Unhappy tenant farmers found allies in the Native American communities whose lands manor estates occupied. Native people claimed that fraudulent purchases and intentionally misinterpreted contracts had enabled lords to claim huge amounts of land. For example, on the Philipse estate the Wappinger people asserted that they had never made a land deal with Frederick Philipse. Thus, in Native eyes, many leases which farmers had made with the lords were void.
Under the leadership of Sachem Daniel Ninham, the Wappingers–with the support of tenant farmers who readily accepted their claim–brought a lawsuit before the New York Common Council in 1765. However, because the colonial government was reluctant to set a precedent which would enable Native tribes to reclaim their land, the Council threw out the case.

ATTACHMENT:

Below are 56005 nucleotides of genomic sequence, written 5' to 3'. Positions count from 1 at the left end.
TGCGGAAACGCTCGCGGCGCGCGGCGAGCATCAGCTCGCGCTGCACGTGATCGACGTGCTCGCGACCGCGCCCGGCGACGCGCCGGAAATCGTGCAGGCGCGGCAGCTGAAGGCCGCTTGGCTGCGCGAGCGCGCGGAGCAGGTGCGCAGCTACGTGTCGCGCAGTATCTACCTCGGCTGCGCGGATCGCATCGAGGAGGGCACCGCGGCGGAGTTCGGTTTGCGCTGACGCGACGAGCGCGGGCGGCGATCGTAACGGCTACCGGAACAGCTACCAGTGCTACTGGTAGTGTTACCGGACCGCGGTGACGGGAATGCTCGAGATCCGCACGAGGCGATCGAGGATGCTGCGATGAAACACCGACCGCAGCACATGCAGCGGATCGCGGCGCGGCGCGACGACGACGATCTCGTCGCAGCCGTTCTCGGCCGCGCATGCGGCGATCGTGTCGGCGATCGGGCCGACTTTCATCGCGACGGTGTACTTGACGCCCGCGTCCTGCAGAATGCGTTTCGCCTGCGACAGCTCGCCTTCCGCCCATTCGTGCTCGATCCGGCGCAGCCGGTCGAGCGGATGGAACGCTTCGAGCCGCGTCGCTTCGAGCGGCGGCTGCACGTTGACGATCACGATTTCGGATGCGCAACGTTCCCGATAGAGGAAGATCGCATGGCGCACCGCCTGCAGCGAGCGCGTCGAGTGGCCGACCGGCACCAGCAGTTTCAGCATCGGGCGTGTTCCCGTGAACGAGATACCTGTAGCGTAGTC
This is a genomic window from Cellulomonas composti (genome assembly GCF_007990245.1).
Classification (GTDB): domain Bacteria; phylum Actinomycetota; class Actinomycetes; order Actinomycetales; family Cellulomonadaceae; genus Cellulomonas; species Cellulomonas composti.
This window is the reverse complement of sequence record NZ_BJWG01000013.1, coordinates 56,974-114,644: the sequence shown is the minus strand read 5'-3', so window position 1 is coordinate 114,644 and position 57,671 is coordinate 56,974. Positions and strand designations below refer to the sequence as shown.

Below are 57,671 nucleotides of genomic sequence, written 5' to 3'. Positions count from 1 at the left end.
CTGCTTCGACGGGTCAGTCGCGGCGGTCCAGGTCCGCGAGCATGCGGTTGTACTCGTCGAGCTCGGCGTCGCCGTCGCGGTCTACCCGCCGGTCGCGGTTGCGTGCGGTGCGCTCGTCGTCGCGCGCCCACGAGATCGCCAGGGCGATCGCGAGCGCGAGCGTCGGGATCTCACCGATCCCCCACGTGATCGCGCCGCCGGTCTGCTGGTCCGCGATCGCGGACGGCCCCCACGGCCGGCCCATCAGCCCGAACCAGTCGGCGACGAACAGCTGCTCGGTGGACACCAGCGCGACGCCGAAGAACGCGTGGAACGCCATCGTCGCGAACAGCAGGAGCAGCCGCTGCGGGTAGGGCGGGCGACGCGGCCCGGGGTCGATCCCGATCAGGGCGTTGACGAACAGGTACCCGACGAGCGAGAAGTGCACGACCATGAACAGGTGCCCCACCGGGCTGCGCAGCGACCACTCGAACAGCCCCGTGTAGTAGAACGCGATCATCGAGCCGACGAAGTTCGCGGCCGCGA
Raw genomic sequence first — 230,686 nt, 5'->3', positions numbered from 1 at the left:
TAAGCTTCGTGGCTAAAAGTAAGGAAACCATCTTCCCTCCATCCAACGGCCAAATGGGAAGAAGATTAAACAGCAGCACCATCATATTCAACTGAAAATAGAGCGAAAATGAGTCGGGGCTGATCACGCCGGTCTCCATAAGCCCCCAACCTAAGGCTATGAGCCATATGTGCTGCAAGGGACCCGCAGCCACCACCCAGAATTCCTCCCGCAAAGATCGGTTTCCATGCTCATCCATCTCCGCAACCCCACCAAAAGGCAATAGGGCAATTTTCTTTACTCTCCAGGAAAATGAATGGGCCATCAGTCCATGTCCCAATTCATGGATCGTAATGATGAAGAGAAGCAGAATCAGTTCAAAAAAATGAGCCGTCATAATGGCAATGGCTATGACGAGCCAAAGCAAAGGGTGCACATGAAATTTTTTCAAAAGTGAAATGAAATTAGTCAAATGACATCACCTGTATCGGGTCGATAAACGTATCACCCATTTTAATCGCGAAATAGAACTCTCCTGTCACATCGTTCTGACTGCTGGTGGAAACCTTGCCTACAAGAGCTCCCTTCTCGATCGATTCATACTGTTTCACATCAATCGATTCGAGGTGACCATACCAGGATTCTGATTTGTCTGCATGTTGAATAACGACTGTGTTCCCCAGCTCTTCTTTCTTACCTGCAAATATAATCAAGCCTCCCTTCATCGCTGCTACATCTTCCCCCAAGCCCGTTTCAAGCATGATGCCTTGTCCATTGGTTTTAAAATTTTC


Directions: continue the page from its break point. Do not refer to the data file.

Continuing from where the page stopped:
The following year, tenant farmers went on to stage a revolt which became known as the “Anti-Rent Riots.” This violent uprising was led by William Prendergast, a tenant of the Philipse estate since the 1750s. Prendergast was outraged by constant lease changes, the most recent of which had terminated families’ long-term, hereditary leases in favor of one- to three-year leases.
Up and down the Hudson River, thousands of tenants attacked landlords and restored evicted families to their former homes. But military intervention quickly stamped out the rebellion and Prendergast was eventually charged with high treason in July 1766.